WASH Technical Operations: Key Considerations
Scope and Application
No matter the emergency, all WASH interventions should be based on the results of the context analysis and needs and risk assessments (refer to Context analysis and Needs and risks assessments sections of WASH Programming page) to ensure interventions are appropriate. Both the context analysis and needs assessment should allow for effective community engagement - providing ownership to the host and affected communities to localize the response. IOM WASH recognizes that appropriate WASH technologies, strengths and resilience can already exist before an emergency. IOM WASH therefore aims to work with the affected population and host communities using a strengths-based approach to assess where IOM can enhance and provide WASH services. Capitalizing on services and supplies already available through the local private sector (e.g. spare parts or supply of hygiene items), local materials for construction and local work force can have positive economic benefits - increasing value for money of responses and contributing to long term development outcomes.
Capacity building should be paired with all WASH interventions and should be planned for and undertaken throughout the program where possible. For example, affected and host communities can be educated about options for re-using and recycling as part of solid waste management interventions, benefits of disaster risk reduction during latrine construction, or on the risks of pooled water (e.g. breeding of mosquitos) and rubbish (e.g. attracting rodents) during vector control activities. IOM implementing partners can be educated on new opportunities for improvement, introduction to new technologies or improved organizational capacity such as finances, human resources, and writing of standard operating procedures (SOPs). Capacity building allows for sustainability by embedding knowledge into the affected community, implementing partners, government authorities and civil society organizations, thereby increasing gains towards the Sustainable Development Goals. Similarly, this should be accompanied with the identification and prioritization of WASH staff training needs to match expertise with appropriate responses.
Placement and design of WASH facilities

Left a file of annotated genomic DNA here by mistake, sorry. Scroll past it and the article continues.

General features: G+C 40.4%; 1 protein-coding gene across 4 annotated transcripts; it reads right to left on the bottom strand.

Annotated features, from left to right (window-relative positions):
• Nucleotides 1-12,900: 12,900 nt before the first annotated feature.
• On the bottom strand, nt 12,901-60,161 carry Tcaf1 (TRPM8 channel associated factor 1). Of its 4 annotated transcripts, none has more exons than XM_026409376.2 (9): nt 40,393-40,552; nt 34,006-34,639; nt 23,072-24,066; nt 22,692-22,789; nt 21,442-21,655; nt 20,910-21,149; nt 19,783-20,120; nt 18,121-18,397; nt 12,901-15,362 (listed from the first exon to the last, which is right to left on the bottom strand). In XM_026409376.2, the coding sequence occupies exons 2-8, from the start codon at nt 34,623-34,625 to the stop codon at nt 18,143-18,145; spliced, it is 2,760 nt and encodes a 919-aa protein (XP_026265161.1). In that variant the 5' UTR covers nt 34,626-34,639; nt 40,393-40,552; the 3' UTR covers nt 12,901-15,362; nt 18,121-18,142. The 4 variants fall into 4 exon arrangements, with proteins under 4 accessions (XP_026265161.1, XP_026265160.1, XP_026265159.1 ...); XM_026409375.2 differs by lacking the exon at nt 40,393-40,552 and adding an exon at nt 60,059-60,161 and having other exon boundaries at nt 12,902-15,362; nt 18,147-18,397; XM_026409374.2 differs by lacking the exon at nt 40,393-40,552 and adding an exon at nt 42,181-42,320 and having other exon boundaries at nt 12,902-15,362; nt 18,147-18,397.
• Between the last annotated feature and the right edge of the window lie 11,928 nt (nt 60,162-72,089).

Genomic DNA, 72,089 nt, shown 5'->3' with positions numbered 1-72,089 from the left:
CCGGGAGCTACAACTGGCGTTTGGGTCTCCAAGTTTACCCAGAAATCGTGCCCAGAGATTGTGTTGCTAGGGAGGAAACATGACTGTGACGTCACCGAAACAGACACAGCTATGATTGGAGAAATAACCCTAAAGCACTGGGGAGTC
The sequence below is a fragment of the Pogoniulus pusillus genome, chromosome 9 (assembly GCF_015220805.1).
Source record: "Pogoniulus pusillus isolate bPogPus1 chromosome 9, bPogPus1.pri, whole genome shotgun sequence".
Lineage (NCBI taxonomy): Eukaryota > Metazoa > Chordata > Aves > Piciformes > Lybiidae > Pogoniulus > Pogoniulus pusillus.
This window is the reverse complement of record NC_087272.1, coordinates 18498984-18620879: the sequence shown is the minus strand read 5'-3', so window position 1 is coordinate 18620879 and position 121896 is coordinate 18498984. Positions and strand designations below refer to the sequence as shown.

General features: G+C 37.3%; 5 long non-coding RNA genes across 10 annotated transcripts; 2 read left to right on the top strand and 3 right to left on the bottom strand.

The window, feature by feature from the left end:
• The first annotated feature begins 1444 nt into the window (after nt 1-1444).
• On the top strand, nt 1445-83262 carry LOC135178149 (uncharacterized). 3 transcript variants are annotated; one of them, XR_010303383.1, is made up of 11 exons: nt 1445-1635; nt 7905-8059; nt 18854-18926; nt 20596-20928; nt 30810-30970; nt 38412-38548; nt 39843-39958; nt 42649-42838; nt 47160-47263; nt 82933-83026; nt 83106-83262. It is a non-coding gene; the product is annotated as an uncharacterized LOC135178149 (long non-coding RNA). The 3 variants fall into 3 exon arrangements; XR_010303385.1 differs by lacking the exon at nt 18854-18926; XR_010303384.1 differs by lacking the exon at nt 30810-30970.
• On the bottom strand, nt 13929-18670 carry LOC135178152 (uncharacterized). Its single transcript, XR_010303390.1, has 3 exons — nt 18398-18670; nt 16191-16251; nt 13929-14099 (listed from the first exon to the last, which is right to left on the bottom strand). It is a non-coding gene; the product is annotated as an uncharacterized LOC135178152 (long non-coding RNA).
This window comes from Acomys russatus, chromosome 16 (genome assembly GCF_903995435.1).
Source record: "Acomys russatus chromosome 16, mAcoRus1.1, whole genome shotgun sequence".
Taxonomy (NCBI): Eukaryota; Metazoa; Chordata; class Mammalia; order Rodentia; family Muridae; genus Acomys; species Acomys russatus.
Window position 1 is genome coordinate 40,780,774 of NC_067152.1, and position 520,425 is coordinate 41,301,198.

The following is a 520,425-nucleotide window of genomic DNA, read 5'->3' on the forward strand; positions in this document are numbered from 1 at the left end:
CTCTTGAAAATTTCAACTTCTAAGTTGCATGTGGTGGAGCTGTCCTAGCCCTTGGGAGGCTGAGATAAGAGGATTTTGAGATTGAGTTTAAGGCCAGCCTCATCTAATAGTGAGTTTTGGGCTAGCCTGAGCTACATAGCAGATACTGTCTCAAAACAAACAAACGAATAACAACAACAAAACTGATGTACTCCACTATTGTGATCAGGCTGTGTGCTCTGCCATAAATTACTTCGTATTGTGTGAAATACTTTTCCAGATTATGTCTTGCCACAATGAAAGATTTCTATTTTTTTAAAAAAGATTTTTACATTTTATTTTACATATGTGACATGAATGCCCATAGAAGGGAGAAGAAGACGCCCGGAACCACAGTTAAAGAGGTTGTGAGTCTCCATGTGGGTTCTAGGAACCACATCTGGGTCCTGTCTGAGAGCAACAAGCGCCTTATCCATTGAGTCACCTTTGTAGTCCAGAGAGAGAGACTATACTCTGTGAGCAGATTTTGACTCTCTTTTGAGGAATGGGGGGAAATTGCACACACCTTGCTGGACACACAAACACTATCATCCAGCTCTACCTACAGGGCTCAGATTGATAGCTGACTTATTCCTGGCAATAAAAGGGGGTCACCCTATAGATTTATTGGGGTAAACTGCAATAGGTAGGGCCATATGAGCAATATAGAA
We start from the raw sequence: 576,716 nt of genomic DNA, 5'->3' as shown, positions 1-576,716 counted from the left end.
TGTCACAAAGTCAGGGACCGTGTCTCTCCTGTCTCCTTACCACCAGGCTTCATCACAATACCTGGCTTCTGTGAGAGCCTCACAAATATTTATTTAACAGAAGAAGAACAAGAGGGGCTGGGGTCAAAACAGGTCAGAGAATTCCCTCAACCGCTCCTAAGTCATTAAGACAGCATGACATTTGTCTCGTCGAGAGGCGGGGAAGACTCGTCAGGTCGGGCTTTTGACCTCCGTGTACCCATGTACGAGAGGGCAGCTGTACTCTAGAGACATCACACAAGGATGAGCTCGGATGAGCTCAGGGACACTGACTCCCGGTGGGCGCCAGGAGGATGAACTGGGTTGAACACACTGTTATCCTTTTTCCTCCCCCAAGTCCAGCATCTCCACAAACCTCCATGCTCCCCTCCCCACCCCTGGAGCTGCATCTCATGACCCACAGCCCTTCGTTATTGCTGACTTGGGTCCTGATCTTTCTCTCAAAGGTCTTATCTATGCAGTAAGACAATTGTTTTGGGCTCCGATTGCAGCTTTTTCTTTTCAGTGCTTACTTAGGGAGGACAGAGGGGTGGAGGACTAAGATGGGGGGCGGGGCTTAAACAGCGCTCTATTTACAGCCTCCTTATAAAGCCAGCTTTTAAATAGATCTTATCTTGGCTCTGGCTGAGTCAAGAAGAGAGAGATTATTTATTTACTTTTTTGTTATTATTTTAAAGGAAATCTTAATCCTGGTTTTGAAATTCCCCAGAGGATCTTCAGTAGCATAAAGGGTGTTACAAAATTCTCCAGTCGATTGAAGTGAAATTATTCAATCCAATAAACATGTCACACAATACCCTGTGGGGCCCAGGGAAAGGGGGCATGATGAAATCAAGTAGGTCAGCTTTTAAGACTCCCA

Pre-crisis WASH infrastructure is usually damaged or destroyed following the onset of an emergency or, in some situation, the infrastructure could have been damaged due to improper use or maintenance prior to the crisis. Rehabilitation of existing systems is one of the most practical approaches to ensure facilities are available in the shortest timeframe.
When a new infrastructure is required, the placement of WASH facilities should have consideration for public health, marginalization, gender based violence (GBV), protection, and gender equity (refer to Marginalization, GBV and protection and Gender equity sections of Cross-cutting Themes Within WASH page), and should be placed in accordance with SPHERE guidelines. All WASH infrastructure is encouraged to be mapped in order to ensure the network capitalizes on existing WASH infrastructure and so that a record is kept for future rehabilitation/extension/decommissioning.
The design of WASH facilities should include consideration for the costs required (both in the initial set up and ongoing use), how rapidly they can be set up to ensure an immediate response, the operation and maintenance (O&M) of the system (including availability of consumables and the long-term involvement of community), government and/or private sector involvement as required, population size and growth, groundwater depth, climate, and land ownership. WASH infrastructure set up should be based on technical calculations and detailed drawings prior to any complex construction, and specialist technical advice should be sought as required. For example, groundwater bore drilling and specific water treatment technologies can be complex and should not be attempted without technical expertise.
Operation and maintenance
Ensuring operation and maintenance (O&M) systems are developed for WASH facilities is required to guarantee their sustainable use. It reduces the potential for malfunction due to incorrect use or lack of care. It can include (but is not limited to) the correct use of hand-washing stations, flushing boreholes, desludging, refilling of consumables such as soap and/or regular cleaning of WASH facilities. Capacity building training should be delivered in the appropriate languages, and documented where appropriate so those trained have an on-going reference post-exit.
IOM plans the exit strategy with the intent to formally hand over facilities and services to the relevant government, civil society organisations, private sector, or WASH management committees. Whom IOM hands over WASH services to depends on the context - including capabilities, responsibilities, funding, and resources. However, in all contexts, exit strategies should be complimented by O&M training, relevant materials (e.g. SOPs/documents/training materials), as well as governance structures and ongoing funding mechanisms where required to ensure the sustainability of WASH services.
IOM's Global WASH Support Team is available to support country missions in a variety of ways as outlined in the IOM Global WASH Support Team mechanisms, including surge support, remote support, and/or monitoring, evaluation and learning.
The Global WASH Support Team can be contacted for additional information or specific guidance at firstname.lastname@example.org.